Mitsubishi Cordia
1985 Mitsubishi Cordia (AB) GSL hatchback (2009-09-17).jpg
Overview
ManufacturerMitsubishi Motors
Production1982–1990
AssemblyJapan: Okazaki, Aichi (Nagoya Plant)
Body and chassis
ClassCompact car
Body style3-door liftback coupé
LayoutFront-engine, front-wheel-drive
Front-engine, four-wheel-drive
PlatformA211A-A213A
RelatedMitsubishi Tredia
Mitsubishi Galant
Powertrain
Engine
Transmission2×4-speed Super Shift manual
5-speed manual
3-speed automatic
4-speed automatic
Dimensions
Wheelbase2,445 mm (96.3 in)
Length4,275 mm (168.3 in)
Width1,660 mm (65.4 in)
Height1,320 mm (52.0 in)
Curb weight905–960 kg (1,995–2,116 lb)
Chronology
PredecessorMitsubishi Lancer Celeste
SuccessorMitsubishi Eclipse

The Mitsubishi Cordia is a compact hatchback-coupé manufactured by Mitsubishi Motors between 1982 and 1990. Alongside the Tredia and Starion, the Cordia is one of the first cars imported and sold in the United States by Mitsubishi without the help of Chrysler Corporation, which owned a stake in Mitsubishi and sold its models as captive imports. The Cordia XP was the model sold at the Japanese Car Plaza retail chain, while the Cordia XG was sold at the Galant Shop chain. The Cordia XG model had a somewhat smaller front grille.

The Cordia was one of the first mass-market cars to offer an optional electronic instrument cluster using a liquid-crystal display (LCD).

Overview

Offered between the existing Mitsubishi Galant and Lancer models, the Cordia (along with the Tredia) used front-wheel drive and was similar in design to the Mirage, with the exception of its larger size. To further set the Cordia apart from its saloon counterpart, it received a deeper fascia which embraced the driver.[1]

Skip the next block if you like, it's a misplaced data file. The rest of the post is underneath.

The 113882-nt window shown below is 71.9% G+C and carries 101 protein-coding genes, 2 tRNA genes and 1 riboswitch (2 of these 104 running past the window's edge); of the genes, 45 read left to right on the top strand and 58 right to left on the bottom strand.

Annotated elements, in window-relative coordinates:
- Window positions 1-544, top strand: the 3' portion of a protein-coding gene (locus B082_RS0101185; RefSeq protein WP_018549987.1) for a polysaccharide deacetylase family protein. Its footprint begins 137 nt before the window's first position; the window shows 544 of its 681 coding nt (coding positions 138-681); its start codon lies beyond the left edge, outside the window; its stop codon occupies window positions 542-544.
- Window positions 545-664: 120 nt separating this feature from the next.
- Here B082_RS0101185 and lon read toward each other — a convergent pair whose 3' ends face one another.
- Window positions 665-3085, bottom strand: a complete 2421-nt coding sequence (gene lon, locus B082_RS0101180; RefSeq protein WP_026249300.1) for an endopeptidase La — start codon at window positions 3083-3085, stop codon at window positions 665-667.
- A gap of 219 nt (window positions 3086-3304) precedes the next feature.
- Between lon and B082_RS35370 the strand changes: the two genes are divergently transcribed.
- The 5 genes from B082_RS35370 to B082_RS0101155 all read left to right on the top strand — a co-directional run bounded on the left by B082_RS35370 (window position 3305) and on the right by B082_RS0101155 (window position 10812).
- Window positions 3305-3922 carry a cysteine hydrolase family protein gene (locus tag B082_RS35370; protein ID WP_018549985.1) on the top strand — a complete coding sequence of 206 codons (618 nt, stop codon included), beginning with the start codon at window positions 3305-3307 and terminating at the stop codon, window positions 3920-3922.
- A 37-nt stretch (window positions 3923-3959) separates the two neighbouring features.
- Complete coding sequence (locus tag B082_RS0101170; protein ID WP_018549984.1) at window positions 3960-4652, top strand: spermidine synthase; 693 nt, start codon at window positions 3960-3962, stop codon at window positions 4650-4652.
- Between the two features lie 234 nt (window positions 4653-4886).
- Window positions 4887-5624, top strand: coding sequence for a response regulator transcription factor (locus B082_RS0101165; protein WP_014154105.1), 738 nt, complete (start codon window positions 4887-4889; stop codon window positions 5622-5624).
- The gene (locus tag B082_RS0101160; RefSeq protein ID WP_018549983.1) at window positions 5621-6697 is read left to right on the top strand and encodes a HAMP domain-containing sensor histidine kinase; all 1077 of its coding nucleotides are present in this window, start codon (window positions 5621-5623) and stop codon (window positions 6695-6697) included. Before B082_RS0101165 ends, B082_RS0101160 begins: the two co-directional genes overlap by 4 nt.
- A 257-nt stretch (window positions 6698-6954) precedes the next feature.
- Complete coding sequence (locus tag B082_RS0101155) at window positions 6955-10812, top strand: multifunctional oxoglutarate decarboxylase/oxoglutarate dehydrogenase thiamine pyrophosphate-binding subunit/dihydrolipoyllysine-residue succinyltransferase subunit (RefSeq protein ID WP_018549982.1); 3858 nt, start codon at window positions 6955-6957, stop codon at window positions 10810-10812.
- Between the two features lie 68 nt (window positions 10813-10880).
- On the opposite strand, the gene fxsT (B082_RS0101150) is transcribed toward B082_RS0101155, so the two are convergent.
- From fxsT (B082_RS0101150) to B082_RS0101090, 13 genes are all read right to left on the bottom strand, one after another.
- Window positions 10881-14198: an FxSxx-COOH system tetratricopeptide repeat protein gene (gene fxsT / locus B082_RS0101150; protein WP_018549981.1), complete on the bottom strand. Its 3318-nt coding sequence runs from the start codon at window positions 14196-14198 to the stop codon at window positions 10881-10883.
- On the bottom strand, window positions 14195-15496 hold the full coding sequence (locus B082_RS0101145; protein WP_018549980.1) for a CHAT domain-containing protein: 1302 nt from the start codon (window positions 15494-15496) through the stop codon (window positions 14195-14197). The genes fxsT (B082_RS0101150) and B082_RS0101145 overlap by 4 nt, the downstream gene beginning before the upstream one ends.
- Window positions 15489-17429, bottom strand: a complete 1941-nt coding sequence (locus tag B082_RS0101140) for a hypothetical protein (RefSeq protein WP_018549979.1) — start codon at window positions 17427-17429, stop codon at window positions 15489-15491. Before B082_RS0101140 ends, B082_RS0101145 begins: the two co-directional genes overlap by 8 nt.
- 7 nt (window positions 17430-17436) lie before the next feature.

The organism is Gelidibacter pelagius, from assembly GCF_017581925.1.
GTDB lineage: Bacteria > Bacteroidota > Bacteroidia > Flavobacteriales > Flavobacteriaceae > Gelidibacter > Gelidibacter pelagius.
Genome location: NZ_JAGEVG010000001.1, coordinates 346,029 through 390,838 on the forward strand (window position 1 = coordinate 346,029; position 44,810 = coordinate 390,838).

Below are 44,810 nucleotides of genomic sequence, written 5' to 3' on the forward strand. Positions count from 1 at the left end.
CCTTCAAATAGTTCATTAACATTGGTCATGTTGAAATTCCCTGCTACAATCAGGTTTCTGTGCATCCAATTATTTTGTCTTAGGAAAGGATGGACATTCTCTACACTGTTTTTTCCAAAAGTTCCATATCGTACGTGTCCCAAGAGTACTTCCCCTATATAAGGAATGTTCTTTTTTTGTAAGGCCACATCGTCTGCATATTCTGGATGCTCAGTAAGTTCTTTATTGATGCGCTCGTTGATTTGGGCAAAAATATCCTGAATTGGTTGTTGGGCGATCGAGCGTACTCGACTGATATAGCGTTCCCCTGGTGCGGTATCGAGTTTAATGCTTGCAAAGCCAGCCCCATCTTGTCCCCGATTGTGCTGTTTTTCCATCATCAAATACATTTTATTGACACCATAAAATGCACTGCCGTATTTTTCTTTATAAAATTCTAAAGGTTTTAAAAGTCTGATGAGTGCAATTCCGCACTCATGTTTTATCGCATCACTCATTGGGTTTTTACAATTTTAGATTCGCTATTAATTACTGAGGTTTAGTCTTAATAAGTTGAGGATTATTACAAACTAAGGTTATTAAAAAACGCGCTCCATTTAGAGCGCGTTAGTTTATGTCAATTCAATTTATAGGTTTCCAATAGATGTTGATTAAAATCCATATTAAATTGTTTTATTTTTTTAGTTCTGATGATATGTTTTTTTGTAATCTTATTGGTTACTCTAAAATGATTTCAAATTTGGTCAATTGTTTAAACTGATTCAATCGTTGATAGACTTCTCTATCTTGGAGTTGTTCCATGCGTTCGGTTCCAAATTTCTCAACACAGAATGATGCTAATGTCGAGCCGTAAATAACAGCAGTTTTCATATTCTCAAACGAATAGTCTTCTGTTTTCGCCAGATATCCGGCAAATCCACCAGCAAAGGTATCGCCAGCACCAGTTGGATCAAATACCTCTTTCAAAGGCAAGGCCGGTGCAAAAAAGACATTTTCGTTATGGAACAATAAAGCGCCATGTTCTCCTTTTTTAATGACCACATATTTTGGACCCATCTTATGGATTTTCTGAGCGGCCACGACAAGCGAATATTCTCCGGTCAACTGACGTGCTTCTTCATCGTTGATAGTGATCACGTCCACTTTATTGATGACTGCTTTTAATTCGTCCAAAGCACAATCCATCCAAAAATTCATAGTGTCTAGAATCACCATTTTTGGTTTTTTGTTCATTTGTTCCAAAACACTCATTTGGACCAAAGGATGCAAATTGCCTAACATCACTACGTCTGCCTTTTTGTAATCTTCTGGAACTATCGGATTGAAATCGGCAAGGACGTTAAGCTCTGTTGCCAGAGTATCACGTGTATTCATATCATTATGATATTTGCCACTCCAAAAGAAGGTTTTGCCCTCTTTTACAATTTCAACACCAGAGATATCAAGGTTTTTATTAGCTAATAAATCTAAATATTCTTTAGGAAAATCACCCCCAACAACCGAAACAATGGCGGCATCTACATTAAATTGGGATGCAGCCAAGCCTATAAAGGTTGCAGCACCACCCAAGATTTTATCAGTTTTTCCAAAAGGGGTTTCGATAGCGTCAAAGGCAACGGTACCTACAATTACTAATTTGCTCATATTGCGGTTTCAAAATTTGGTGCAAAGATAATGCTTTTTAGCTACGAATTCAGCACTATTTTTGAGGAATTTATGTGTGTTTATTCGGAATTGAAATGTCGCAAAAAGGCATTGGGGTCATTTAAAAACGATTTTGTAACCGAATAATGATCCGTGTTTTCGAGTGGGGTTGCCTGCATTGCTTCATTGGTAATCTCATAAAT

Mitsubishi incorporated MacPherson strut/beam axle suspension, front disc brakes, manual or automatic transmission, and a choice of three engines: a 68 hp 1.4-litre, a 74–87 hp (55–65 kW) 1.6-litre, and a 112 hp (84 kW) turbocharged 1.6-litre engine. Some export markets also received a carb-fed 110 hp (82 kW) 1.6-litre. A US version of the 2.0-litre generated 88 hp for the 1984 model.

The cars received a mild facelift in 1983 and the option of four-wheel drive was offered in 1984. The engines were modified in 1985 to allow the cars to run on unleaded fuel with the introduction of a 1.8-litre engine in both 100 hp (75 kW) naturally aspirated and 135 hp (101 kW) turbocharged form. The Cordia sold in the United States throughout the 1988 model year. Japanese manufacture was discontinued in 1990.

The optional 8-speed Super Shift dual-mode manual gearbox
The optional 8-speed Super Shift dual-mode manual gearbox
1986 Cordia GSR 4WD (Japan)
1986 Cordia GSR 4WD (Japan)
The optional digital dashboard
The optional digital dashboard